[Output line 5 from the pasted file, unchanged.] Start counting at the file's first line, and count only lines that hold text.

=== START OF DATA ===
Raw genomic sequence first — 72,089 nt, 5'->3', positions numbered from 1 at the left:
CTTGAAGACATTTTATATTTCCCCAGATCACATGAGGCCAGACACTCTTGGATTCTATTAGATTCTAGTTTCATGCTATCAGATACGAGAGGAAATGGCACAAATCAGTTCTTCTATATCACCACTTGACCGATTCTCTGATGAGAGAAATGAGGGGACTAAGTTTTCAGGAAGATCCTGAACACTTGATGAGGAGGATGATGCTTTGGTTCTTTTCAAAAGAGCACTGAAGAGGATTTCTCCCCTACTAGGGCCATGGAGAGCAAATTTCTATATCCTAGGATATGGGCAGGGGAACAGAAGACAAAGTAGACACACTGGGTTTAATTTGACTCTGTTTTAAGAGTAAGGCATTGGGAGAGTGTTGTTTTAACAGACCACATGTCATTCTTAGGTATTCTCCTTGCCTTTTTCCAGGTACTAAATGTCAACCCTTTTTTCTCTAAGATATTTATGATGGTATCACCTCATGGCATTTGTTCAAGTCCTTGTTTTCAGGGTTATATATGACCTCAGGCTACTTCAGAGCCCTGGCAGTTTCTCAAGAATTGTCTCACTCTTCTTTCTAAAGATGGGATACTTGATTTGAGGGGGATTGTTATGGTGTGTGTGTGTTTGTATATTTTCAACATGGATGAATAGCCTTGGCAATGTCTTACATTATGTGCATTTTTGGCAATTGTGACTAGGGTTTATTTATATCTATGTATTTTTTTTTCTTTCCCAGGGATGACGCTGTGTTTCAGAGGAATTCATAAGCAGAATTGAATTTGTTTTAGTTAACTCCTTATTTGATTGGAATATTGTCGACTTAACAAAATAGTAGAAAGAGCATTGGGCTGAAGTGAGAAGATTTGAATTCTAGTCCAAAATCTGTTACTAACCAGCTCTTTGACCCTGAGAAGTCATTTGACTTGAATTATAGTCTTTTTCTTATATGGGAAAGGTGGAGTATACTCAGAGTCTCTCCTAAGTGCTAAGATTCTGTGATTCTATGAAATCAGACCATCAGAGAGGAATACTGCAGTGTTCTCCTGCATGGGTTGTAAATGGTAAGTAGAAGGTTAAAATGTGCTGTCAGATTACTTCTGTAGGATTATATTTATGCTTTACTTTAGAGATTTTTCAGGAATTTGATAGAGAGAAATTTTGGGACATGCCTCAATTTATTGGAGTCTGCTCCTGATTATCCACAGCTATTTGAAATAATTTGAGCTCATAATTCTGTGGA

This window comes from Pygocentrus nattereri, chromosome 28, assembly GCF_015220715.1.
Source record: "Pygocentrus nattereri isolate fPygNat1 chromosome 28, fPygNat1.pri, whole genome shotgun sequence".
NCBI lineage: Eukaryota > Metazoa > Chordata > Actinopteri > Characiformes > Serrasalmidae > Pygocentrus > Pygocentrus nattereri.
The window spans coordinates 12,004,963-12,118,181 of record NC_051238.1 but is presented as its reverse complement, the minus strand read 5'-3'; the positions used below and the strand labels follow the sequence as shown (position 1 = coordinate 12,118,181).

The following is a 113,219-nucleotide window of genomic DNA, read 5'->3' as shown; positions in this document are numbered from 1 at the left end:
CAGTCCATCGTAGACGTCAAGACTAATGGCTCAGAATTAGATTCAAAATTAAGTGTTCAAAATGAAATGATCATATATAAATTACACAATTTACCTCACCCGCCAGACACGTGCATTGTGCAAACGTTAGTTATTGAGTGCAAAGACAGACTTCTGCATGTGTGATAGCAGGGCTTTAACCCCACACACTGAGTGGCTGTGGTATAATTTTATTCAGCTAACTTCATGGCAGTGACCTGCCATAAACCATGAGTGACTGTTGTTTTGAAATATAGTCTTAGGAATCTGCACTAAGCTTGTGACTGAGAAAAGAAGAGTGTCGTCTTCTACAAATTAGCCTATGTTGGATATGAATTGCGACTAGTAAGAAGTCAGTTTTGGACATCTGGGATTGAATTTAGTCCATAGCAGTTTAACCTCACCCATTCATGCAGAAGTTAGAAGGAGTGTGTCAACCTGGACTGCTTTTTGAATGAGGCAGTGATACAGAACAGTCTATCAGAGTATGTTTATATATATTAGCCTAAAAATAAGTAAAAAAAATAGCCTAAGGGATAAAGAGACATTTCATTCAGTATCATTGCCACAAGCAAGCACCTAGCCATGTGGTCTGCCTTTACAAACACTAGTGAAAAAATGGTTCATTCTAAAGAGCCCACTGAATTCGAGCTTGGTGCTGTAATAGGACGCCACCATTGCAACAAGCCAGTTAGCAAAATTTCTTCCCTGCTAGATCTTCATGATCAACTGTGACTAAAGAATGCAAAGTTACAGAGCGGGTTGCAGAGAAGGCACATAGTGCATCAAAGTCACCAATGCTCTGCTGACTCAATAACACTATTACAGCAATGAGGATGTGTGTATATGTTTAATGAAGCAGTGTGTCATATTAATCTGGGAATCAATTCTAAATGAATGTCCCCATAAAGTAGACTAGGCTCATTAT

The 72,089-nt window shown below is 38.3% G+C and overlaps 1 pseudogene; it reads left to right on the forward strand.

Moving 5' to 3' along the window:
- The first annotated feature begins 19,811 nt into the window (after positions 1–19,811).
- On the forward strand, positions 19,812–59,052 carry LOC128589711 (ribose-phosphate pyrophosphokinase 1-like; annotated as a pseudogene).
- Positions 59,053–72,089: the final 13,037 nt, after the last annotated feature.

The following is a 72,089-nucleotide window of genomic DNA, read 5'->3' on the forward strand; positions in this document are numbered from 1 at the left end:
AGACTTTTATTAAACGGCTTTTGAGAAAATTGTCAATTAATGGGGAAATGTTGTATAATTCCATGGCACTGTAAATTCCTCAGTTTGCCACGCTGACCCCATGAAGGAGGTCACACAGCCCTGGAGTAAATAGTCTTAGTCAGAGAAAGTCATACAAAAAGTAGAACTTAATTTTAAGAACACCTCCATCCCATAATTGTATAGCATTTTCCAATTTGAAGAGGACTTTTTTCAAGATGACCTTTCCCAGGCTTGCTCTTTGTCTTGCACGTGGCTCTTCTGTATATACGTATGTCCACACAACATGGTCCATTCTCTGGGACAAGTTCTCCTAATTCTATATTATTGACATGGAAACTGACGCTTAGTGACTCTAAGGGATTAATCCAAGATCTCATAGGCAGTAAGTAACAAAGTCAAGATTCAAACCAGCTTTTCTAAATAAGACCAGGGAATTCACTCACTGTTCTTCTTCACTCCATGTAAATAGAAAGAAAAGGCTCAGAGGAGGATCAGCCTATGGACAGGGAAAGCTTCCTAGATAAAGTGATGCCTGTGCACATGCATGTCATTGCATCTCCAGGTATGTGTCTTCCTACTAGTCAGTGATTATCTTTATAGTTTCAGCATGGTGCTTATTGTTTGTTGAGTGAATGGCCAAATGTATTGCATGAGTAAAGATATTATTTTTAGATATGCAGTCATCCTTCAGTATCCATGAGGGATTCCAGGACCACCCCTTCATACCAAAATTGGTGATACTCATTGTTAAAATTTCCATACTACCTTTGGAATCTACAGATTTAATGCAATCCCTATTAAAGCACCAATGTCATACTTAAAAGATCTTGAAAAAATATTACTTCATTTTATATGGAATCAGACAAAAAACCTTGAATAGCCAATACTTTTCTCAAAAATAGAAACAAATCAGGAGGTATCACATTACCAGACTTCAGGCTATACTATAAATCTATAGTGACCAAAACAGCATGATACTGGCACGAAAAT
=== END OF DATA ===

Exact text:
NCBI lineage: Eukaryota > Metazoa > Chordata > Actinopteri > Characiformes > Serrasalmidae > Pygocentrus > Pygocentrus nattereri.